Lt. Gov. Gavin Newsom and others Wednesday announced that an initiative legalizing the recreational use of marijuana for adults has collected enough signatures to qualify for the November ballot.
Supporters said the measure, the Adult Use of Marijuana Act, has collected more than 600,000 signatures, well over the 365,880 it needs to qualify for the Nov. 8 ballot.
The measure would allow adults 21 and older to possess, transport and use up to an ounce of marijuana for recreational purposes and grow up to six plants. It would also tax retail sales at 15 percent, although it allows local communities to opt out of licensing retail sales.
Speaking today at the Commonwealth Club in San Francisco, Newsom said the measure had been carefully developed to address issues that had emerged in other states where marijuana has been legalized, and to provide flexibility to lawmakers to address any problems as they emerge.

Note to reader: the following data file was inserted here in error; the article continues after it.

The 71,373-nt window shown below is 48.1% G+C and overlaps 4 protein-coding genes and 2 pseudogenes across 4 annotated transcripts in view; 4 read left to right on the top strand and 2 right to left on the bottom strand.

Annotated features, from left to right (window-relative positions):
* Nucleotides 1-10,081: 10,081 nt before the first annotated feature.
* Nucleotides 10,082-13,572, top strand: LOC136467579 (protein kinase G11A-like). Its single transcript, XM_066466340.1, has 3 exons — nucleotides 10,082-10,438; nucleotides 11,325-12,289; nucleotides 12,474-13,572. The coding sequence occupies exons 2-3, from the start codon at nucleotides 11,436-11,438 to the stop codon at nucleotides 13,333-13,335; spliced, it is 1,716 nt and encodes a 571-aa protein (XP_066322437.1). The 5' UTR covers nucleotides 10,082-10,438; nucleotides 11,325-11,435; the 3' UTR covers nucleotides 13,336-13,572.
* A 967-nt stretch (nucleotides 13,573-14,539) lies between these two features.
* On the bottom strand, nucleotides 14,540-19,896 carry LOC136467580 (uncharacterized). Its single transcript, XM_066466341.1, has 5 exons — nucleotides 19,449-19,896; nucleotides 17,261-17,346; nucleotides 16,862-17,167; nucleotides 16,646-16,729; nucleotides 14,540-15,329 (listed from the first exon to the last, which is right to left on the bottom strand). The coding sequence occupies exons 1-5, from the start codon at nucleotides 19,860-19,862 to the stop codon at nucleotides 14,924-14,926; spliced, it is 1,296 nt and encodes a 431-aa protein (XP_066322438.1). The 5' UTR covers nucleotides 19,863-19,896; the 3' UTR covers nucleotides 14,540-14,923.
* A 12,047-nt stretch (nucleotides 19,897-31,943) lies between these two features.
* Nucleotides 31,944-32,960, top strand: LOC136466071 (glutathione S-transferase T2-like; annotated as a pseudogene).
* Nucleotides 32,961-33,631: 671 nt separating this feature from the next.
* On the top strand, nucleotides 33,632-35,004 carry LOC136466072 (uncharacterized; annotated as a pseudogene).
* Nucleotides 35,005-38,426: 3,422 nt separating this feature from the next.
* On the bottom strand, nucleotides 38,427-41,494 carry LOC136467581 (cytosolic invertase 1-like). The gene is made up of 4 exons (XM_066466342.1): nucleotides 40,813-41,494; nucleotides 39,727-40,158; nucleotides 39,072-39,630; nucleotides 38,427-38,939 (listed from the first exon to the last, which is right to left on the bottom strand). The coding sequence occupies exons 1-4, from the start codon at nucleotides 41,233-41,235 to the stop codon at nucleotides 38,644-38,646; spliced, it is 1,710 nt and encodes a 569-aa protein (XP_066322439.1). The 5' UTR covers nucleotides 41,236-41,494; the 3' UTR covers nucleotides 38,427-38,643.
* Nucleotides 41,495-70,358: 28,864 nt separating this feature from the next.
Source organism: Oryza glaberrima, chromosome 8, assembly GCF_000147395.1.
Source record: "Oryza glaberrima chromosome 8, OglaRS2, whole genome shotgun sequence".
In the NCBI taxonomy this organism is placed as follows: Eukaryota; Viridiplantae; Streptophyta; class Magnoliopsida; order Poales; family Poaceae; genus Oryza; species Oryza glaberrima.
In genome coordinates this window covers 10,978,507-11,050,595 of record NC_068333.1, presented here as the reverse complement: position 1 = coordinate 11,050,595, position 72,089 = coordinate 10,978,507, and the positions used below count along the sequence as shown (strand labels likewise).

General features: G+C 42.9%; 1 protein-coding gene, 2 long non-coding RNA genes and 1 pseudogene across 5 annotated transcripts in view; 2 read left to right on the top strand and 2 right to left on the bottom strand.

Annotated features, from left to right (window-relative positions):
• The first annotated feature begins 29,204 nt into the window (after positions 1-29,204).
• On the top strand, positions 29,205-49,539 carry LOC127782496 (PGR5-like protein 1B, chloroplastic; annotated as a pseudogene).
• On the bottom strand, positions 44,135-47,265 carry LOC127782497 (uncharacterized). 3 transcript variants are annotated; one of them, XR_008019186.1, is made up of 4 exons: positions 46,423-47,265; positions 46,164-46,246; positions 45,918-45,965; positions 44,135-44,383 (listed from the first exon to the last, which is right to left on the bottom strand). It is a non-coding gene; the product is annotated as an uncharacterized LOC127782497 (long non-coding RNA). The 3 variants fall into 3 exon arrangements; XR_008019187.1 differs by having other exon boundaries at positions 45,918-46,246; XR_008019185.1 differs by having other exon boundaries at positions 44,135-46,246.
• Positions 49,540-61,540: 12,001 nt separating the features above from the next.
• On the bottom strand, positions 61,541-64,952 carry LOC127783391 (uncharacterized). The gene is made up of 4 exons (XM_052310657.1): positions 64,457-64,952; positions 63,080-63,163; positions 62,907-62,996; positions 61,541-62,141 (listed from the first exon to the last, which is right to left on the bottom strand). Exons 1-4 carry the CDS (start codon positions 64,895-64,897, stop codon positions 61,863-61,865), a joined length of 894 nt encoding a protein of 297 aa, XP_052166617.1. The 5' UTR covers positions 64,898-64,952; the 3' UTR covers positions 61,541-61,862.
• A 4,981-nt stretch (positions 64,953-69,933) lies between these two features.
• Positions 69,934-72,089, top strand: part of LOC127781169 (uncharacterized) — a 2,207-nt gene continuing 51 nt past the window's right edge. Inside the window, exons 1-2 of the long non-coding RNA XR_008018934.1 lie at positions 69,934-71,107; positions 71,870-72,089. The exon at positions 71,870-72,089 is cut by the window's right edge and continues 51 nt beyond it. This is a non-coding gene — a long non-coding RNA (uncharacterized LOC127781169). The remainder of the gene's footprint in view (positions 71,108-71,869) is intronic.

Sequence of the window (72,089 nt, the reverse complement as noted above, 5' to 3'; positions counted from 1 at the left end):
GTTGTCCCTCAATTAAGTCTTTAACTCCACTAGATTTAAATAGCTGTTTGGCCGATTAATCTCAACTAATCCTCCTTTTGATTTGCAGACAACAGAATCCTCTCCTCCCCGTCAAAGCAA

“We’re not doing this lightly, we’re doing it very thoughtfully,” Newsom said.
He said the legislation was essential to address the failed war on drugs, and its costs both in dollars and in impacts on the lives of those arrested for marijuana use.
“You do not have to be pro-marijuana to be pro-legalization, that’s not what this is about,” he said, noting that he personally was not a fan.
Newsom spoke today with a group of backers that included U.S. Rep.
Dana Rohrabacher, R-Huntington Beach, University of California at San Francisco Hematology-Oncology division chief Donald Abrams, former Los Angeles Deputy Police Chief Stephen Downing and state National Association for the Advancement of Colored People President Alice Huffman.
A previous measure seeking to legalize marijuana, Proposition 19, was defeated by 53.5 percent in 2010. In the time since then several other states have legalized marijuana and backers of this measure said they believe public opinion has shifted.
A Bay Area Council poll of Bay Area residents released today found that 50 percent supported legalizing recreational use of marijuana in California and another 10 percent answered “don’t know.” The measure would require a simple majority to pass.
Support was strongest in San Francisco at 56 percent and in the North Bay at 54 percent. Support was weakest in San Mateo County, the only county where opponents slightly outnumbered supporters, at 43 percent.